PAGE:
One of the main limits on willpower, though, turns out to be…willpower. Exerting self-control in one domain makes it harder to exert self-control in another, at least right away.
Thus reads a line from the article “Resisting Temptation” in The Observer (the magazine put out by the Association of Psychological Science). The piece summarizes some of the most interesting research in psychology. Another excerpt:
In a study led by APS Fellow Roy Baumeister (Florida State University), a group of hungry participants was forbidden from eating freshly baked cookies sitting on a plate in front of them and made to eat radishes instead. These paticipants gave up faster on a subsequent frustrating task than did a control group who had been freely allowed to indulge their sweet tooth (Baumeister, Bratslavsky, Muraven, & Tice, 1998). And in a study led by Mark Muraven (SUNY-Albany), participants made to suppress all thoughts of a white bear for five minutes consumed more beer afterwards in a “taste test” than did those in a control group, even though they knew they would subsequently be taking a driving test (Muraaven, Collins, & Nienhaus, 2002).
Numerous variants of this paradigm — making a group of participants exercise restraint in one situation and then comparing their performance with that of a control group in a subsequent self-control task — have shown the same pattern: Self-control is a limited resource that can be drained through exertion (Baumeister, Vohs, & Tice, 2007). Baumeister and colleagues call this fatigued state “ego-depletion,” and it is a significant discovery because it explains why many of our specific willpower failures occur when our strength has been taxed by other self-control demands. Refraining from blowing-up at one’s boss during the day may make it hard to resist a big meal of comfort food that evening. The constant effort of sticking to a diet may cause us to make more impulsive purchases at the mall.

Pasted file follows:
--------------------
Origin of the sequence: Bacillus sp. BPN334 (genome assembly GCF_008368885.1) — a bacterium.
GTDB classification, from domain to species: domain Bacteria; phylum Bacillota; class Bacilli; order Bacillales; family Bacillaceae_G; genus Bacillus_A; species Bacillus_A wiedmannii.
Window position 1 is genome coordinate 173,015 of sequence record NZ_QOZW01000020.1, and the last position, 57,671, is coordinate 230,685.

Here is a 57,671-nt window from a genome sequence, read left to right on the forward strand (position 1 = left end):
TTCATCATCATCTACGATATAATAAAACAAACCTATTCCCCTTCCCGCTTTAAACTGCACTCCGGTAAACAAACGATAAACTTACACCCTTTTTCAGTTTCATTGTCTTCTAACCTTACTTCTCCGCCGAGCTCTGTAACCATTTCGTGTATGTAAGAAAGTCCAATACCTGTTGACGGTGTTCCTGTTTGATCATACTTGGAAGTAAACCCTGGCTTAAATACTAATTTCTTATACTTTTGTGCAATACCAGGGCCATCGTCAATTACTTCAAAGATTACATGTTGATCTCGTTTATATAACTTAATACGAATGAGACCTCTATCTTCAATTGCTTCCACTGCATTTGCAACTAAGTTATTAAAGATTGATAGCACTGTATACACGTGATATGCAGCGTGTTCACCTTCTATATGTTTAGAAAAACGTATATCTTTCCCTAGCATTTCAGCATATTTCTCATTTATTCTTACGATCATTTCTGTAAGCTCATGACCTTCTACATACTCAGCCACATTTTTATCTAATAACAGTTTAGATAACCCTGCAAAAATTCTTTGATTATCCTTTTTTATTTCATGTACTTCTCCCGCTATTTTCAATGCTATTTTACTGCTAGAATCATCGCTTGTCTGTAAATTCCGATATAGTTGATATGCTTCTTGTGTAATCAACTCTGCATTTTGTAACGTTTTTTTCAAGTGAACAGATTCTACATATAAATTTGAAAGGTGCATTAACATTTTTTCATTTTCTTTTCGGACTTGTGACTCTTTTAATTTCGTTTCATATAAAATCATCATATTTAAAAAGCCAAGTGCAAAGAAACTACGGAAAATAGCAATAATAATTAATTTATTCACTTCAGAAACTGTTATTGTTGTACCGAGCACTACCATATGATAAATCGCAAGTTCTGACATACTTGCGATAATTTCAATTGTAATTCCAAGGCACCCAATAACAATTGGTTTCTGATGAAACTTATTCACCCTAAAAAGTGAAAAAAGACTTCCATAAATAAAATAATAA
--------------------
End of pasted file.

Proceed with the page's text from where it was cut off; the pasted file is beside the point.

The muscle that controls willpower does much more than just keep our impulses in check. It is part of a larger set of executive functions involved in self-monitoring, coping with stressors, weighing alternatives, and making decisions, all of which draw on the same energy source.
It is even possible to become ego-depleted by watching other people exert willpower…Exercising vicarious self-control led people to be willing to spend more on the consumer goods, as compared with a control group (Ackerman, Goldstein, Shapiro, & Bargh, in press).
A couple of weeks ago JAZ posted on Malcolm Gladwell’s take on America’s ‘rugged idealism’ – the American Dream required a sense of self-sufficiency, self-reliance, and self-control. But does it really work? My take (and you may disagree) on this is that the more we try to control ourselves and do the right thing (i.e., following the Law), the more we fail at subsequent attempts to control ourselves (i.e., transgressions are not decreased). In fact, the harder we try to exert self control, the more we will fail because of ego-depletion – we only have so much (or so little!) of willpower to begin with! It seems to ring true with Paul’s words: “Where there is no law there is no transgression” (Romans 4:15) – where you don’t have to exercise self control (no ego-depletion), there is no subsequent failure in exercising self control!